The Republican leadership welcomed birther Donald Trump, the presumptive GOP nominee, to party meetings for the same reason they let in the tea partiers and their ilk. They want to beat the Democrats.
Ah, the life of a politician.
Generally, I agree with separation of church and state. I always wonder whether President John F. Kennedy took advice from home or Rome.
The “religious freedom” laws from North Carolina and Mississippi are silly. I asked my wife if she would be uncomfortable if Caitlyn Jenner walked into the women’s bathroom at a major airport, and she said yes.
What is lost here is that no one has discussed the feelings or rights of the other side and not just those of the lesbian, gay, bisexual and transgender community.
These people can easily go to the family restroom or to a unisex toilet, and the problem is solved.
Religion is a personal preference. No government, agency, person or entity has the right to dictate policy and procedure to a private business.
My mother-in-law ran a small, successful wedding-cake business. If a gay couple had asked her for a cake, she would have refused based on her strong religious convictions.
That’s a small example, but her rights and feelings are lost in all the politics.
We have witnessed another “terrorist attack.” Yep.
It was a terrorist attack, all right, but with a twist: internal terrorism torturing a soul (6-15, A1, “Orlando killer may have led secret life”).
This attack at a gay nightclub could well be a classic case of reaction formation, a psychological term for a defense mechanism to handle unacceptable emotions and attractions by adopting an outward opposite opinion. Oftentimes, a homophobic response masks as an underlying attraction to the same sex.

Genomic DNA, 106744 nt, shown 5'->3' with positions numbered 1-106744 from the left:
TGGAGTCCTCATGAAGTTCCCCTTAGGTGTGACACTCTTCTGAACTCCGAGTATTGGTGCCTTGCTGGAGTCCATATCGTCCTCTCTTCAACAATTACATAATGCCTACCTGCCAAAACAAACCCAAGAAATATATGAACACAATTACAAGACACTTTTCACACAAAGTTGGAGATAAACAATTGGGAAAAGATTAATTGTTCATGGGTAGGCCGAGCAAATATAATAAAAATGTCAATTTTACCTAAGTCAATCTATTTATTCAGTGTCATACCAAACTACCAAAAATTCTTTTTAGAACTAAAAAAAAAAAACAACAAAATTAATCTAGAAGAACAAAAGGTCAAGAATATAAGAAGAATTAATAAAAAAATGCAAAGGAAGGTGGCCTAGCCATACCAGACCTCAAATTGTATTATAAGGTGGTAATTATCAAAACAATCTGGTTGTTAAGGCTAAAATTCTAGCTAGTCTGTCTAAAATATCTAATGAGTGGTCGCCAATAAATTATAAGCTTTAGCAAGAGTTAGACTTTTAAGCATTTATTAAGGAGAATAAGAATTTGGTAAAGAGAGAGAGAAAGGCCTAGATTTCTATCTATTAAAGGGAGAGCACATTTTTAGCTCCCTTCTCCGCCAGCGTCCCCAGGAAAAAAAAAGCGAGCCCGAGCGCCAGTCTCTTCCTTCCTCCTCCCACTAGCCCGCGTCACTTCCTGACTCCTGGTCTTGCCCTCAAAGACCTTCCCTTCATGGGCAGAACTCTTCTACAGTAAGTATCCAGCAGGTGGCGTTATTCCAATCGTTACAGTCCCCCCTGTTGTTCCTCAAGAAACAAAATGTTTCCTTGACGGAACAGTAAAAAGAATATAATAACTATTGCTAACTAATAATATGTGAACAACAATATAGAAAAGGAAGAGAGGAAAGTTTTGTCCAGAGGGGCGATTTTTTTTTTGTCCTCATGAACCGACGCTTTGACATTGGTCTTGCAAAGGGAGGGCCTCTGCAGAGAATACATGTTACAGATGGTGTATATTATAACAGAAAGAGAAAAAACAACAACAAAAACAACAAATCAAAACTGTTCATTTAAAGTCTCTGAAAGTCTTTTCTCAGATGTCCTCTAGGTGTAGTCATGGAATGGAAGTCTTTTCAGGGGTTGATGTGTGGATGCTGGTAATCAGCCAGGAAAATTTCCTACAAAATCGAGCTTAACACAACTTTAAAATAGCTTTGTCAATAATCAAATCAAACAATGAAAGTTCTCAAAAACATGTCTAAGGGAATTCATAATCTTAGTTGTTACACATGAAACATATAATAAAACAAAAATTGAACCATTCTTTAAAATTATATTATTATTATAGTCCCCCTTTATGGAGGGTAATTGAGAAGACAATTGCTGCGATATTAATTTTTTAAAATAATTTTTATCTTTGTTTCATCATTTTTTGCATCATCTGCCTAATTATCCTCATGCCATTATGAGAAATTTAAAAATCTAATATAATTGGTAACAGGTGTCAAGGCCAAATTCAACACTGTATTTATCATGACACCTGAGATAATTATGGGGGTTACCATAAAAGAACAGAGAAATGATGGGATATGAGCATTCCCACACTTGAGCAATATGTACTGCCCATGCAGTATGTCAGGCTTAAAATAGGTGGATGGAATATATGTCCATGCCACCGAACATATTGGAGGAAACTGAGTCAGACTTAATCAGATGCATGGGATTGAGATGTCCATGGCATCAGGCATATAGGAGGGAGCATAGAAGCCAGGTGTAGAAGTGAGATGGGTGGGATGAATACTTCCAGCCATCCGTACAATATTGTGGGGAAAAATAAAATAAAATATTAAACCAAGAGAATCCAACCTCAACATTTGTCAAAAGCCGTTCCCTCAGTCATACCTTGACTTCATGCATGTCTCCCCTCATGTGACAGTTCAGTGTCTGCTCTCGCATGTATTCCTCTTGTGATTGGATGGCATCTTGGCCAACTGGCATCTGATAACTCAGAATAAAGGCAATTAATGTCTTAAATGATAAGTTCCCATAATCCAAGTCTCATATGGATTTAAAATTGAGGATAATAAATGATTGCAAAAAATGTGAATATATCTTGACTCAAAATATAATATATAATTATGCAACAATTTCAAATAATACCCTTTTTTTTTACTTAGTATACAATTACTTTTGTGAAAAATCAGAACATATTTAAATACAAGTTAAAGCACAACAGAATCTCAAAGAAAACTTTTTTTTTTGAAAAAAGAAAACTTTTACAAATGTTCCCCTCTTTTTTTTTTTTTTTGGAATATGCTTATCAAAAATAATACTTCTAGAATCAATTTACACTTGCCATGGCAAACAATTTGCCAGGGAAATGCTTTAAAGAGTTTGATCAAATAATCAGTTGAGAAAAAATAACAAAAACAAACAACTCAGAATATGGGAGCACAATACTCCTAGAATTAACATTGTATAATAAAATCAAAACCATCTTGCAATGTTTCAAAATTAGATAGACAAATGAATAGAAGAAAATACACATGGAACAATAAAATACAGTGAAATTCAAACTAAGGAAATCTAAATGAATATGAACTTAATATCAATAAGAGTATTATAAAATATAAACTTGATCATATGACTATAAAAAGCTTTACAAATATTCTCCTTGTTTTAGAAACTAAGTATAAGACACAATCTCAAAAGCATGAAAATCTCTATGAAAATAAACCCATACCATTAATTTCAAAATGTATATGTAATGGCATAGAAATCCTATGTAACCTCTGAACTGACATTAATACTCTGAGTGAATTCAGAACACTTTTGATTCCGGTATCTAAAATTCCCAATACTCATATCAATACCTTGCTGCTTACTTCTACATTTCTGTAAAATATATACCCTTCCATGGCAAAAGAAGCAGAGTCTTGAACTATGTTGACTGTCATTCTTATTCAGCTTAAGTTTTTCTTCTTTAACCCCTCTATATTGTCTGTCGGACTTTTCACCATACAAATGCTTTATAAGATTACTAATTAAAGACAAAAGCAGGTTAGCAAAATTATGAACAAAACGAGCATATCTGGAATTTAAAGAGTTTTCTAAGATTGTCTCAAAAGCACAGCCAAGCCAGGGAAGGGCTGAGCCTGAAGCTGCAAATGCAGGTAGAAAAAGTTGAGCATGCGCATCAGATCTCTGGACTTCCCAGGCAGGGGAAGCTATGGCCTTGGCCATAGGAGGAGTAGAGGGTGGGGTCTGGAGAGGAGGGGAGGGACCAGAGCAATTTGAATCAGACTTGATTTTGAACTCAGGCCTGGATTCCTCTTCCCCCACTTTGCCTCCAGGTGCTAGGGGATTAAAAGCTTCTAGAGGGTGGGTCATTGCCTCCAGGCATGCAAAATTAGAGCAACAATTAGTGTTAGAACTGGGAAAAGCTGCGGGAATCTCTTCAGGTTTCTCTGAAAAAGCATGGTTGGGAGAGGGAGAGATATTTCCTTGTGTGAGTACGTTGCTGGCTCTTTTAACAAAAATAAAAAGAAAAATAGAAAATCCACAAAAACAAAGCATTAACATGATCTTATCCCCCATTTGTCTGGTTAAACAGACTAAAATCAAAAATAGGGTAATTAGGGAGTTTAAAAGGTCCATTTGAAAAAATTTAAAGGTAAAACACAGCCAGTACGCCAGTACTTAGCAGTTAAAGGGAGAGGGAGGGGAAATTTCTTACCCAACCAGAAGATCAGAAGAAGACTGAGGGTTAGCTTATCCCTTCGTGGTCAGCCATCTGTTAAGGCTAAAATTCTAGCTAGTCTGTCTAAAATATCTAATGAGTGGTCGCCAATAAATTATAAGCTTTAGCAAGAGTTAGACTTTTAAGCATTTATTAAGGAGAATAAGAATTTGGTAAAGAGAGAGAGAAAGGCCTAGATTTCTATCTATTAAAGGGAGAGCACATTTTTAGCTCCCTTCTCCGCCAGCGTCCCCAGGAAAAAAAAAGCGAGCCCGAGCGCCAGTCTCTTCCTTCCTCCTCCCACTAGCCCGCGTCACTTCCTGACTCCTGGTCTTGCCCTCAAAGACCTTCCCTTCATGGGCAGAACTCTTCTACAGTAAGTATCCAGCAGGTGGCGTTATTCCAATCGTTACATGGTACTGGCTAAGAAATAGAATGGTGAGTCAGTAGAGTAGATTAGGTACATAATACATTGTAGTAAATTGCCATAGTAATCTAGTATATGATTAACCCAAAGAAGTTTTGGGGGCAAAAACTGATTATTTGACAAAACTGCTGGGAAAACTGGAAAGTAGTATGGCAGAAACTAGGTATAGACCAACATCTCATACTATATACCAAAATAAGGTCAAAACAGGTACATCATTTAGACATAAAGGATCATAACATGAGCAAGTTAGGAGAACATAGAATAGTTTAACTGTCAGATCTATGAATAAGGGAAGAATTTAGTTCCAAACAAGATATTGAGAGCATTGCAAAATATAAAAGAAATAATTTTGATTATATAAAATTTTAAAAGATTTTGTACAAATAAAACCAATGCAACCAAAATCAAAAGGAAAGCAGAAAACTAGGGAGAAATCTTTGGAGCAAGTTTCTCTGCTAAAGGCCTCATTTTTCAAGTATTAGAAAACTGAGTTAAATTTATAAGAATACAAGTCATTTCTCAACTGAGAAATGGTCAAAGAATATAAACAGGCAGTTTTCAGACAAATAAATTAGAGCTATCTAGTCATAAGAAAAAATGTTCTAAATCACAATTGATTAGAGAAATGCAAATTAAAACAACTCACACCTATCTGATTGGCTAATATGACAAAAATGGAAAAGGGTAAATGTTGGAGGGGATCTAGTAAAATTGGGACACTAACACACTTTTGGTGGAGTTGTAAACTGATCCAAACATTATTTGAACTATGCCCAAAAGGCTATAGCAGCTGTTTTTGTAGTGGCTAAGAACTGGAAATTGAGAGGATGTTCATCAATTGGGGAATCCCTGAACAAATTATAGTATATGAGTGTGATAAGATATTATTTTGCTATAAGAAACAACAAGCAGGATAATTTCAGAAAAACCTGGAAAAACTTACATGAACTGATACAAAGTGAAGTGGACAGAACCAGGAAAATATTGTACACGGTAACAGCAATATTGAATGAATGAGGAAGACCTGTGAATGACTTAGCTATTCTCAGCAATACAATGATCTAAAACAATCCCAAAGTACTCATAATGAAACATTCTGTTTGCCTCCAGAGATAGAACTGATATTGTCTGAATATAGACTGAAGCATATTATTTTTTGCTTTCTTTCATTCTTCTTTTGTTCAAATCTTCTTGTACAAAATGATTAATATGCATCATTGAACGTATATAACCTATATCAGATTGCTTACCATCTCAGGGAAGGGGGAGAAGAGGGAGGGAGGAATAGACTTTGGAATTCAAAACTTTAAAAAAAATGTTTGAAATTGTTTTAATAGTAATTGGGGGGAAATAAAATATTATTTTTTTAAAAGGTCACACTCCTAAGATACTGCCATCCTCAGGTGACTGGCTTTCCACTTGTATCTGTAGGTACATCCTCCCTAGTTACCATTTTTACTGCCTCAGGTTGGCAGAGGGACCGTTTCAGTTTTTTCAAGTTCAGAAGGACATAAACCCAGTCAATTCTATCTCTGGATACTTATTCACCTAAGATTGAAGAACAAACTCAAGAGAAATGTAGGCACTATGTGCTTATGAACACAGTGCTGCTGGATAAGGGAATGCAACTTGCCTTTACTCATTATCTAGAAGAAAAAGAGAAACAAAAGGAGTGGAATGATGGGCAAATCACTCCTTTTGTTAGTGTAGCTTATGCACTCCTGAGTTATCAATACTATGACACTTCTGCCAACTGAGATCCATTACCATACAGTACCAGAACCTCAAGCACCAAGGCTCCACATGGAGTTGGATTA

It is far easier to clump all mass shootings as “terrorist” acts than to take the time to understand the underlying issues that created each one.
We are irresistibly tempted to point a finger at Islam as the cause, although all faiths seem to have radicals planting seeds of hatred and self-loathing.
Self-loathing reinforced outwardly by an ethos of hatred for a particular group creates the conditions for a fuse to be lit on a time bomb.
For our own security, we need to be our brothers’ and sisters’ keepers, educating ourselves to recognize the signs and symptoms of silent sufferers before internal terrorism erupts unexpectedly.
Rev. Mary Siegmund
As a graduate of Southwest High School, Class of 1967, it hurts me to see my old high school kicked to the curb by the cabal that has taken over the Kansas City Public Schools.
It seems that, being unable to raise the other high schools to the level of excellence that Southwest was, they have decided to kill it off.
Every graduate of Southwest was prepared for college and success in the world, wherever and whatever that might be.
My father was a blue-collar man who valued education because his own schooling was limited by the Great Depression.
The school district should aspire to re-create the greatness that was Southwest, not deny the students the opportunity to excel.
In an assessment of Kansas City’s streetcar downtown, there are just two words — handbags and armpits.
With 64 years between riding the streetcar to school everyday and taking a ride to City Market on a Saturday morning last month, the thrill could not have been bigger for my husband, Bill. He was all grins and ahhs listening for the rail sounds, the bells, the street call-outs and children laughing.
For me, it was a bit more practical reaction as a huge over-the-shoulder bag headed for my head. We were seated in the convenient elderly section. I ducked in time, but the toddler nearby got a face full.
Looking at the sights, I was dumbstruck as my face turned into one of the hairiest armpits ever.
Thank goodness for deodorant. The owner was holding onto an overhead strap and was unaware of my predicament.
But, all in all, our trip was total fun.
I don’t know how soon we will repeat the round trip. But you can be assured our grandkids will bodily be guarded.